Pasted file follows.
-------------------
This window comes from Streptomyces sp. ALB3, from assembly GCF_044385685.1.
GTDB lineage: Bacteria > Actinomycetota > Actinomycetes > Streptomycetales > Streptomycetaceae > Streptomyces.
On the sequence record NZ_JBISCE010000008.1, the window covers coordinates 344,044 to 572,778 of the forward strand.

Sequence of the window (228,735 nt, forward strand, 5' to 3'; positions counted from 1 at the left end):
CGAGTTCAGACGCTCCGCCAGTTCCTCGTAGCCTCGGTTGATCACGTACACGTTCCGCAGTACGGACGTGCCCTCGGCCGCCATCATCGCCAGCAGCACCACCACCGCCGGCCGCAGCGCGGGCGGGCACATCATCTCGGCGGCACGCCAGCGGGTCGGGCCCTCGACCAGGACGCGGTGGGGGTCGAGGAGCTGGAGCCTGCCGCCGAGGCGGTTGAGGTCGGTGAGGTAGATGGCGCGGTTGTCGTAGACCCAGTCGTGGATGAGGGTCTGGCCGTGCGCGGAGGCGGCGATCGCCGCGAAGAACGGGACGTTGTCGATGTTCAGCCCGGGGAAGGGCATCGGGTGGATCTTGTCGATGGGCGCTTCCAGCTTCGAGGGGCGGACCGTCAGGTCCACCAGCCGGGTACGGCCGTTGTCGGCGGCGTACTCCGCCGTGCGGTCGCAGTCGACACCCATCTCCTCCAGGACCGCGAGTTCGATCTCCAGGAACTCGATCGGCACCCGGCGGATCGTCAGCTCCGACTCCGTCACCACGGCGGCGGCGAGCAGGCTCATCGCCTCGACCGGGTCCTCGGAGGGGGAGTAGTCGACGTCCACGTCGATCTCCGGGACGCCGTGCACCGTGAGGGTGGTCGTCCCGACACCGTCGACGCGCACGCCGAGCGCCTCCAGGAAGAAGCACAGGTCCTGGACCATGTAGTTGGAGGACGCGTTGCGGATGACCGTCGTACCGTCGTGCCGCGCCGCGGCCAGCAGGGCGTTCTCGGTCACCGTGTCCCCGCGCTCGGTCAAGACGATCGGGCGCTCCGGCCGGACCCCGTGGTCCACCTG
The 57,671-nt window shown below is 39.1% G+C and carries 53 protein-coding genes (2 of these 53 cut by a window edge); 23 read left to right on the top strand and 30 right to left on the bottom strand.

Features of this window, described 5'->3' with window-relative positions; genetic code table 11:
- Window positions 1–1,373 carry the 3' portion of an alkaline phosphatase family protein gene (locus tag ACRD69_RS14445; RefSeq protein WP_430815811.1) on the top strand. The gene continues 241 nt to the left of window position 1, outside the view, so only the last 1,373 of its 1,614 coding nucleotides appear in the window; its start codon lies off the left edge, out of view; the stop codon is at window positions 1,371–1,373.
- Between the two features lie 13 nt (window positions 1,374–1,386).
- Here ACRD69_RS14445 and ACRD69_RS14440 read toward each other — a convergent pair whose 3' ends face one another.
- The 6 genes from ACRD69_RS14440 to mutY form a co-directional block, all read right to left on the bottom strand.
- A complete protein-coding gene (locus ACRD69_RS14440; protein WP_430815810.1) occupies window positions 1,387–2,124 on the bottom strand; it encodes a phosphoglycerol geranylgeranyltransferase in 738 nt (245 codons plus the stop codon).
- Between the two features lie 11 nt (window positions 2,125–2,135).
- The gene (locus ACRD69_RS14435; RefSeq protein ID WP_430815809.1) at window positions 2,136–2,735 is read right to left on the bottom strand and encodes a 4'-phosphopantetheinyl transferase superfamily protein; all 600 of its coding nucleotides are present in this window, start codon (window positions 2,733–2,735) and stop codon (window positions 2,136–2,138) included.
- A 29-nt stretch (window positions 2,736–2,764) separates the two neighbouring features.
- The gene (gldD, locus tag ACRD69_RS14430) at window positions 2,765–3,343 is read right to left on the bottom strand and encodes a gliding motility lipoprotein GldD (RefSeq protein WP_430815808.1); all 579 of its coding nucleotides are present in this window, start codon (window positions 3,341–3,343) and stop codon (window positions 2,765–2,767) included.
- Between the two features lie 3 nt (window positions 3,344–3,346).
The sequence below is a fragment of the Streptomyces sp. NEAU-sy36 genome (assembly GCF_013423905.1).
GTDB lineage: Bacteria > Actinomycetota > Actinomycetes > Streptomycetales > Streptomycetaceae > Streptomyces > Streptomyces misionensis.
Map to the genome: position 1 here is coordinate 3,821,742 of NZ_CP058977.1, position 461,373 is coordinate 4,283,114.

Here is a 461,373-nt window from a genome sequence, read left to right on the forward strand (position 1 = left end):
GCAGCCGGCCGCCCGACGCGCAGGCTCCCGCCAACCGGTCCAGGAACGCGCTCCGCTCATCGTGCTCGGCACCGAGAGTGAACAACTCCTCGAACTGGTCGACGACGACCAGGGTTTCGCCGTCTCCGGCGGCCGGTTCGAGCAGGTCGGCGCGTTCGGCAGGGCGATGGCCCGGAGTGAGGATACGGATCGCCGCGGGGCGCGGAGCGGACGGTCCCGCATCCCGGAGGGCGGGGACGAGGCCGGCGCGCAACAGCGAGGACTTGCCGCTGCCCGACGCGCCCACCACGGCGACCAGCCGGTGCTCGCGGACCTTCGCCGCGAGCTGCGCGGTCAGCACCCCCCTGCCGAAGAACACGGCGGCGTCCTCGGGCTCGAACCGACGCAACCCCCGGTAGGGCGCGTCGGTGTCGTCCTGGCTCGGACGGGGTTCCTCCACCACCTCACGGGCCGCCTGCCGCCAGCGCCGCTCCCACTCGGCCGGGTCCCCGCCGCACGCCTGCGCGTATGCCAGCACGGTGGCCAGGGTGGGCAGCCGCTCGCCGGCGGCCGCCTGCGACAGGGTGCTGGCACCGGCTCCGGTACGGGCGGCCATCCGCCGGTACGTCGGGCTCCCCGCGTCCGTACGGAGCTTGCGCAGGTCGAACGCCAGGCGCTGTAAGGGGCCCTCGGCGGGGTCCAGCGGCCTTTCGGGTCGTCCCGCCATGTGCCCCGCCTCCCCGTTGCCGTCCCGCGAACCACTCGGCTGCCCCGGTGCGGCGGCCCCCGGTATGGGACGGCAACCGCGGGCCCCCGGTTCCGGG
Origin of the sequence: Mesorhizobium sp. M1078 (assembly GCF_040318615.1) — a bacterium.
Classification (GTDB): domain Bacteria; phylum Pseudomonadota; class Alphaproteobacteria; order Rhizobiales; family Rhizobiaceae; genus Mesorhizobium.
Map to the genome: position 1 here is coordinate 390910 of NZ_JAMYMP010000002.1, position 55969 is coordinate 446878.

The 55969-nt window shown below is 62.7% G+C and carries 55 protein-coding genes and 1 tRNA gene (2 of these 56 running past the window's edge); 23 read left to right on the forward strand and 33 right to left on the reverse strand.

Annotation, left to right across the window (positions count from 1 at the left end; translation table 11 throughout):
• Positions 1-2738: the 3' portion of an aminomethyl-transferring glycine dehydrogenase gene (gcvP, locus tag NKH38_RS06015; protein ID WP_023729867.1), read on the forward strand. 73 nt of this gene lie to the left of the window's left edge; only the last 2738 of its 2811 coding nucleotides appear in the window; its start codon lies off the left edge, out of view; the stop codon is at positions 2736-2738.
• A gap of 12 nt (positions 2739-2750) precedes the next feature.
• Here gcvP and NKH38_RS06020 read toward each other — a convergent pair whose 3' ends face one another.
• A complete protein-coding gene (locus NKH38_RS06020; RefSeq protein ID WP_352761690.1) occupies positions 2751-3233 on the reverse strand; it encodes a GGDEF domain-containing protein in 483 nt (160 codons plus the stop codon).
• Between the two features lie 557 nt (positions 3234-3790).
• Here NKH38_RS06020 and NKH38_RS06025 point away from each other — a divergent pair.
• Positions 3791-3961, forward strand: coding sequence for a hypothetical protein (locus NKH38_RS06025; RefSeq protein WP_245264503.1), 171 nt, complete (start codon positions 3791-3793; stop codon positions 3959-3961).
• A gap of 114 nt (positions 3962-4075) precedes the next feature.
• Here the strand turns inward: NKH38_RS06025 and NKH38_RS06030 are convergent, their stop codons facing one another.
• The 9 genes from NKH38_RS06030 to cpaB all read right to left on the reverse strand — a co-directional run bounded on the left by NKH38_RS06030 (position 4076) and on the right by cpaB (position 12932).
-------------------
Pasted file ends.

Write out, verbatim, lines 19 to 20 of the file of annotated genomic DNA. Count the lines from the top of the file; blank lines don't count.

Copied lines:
GTDB lineage: Bacteria > Actinomycetota > Actinomycetes > Streptomycetales > Streptomycetaceae > Streptomyces > Streptomyces misionensis.
Map to the genome: position 1 here is coordinate 3,821,742 of NZ_CP058977.1, position 461,373 is coordinate 4,283,114.